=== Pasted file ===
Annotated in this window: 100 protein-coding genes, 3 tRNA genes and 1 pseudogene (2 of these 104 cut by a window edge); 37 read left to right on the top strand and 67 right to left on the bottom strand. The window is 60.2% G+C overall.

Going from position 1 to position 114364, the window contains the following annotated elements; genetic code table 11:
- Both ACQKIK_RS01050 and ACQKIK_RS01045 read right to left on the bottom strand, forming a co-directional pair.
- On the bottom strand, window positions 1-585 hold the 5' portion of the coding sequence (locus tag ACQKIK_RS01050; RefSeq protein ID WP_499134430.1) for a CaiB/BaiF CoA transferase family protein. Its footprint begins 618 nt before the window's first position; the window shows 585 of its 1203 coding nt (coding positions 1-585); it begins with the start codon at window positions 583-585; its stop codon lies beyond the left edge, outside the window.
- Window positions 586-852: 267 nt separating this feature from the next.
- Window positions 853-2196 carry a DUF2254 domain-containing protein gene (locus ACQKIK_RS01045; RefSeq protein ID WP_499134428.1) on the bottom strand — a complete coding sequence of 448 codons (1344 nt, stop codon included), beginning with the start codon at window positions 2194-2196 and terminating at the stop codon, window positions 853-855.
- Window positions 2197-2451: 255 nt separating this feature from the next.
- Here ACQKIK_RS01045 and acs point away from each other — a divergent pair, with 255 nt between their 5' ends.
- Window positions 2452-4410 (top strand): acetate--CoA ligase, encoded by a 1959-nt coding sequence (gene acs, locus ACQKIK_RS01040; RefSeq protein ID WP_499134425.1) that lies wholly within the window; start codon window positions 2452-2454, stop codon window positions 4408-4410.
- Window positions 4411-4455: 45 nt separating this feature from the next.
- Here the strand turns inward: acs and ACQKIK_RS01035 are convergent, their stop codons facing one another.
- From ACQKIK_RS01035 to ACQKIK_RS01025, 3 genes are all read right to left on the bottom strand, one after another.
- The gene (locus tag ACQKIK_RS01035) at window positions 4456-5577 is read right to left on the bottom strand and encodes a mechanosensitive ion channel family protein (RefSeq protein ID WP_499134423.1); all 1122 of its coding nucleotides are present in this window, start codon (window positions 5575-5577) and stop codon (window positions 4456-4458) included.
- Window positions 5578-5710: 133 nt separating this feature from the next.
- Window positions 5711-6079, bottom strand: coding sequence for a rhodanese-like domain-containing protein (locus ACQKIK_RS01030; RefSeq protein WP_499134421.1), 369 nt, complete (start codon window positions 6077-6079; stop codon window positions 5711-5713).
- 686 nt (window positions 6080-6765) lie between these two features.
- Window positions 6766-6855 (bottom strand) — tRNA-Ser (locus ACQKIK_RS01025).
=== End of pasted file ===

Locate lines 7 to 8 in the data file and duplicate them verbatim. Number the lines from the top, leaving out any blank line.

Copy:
- Window positions 2197-2451: 255 nt separating this feature from the next.
- Here ACQKIK_RS01045 and acs point away from each other — a divergent pair, with 255 nt between their 5' ends.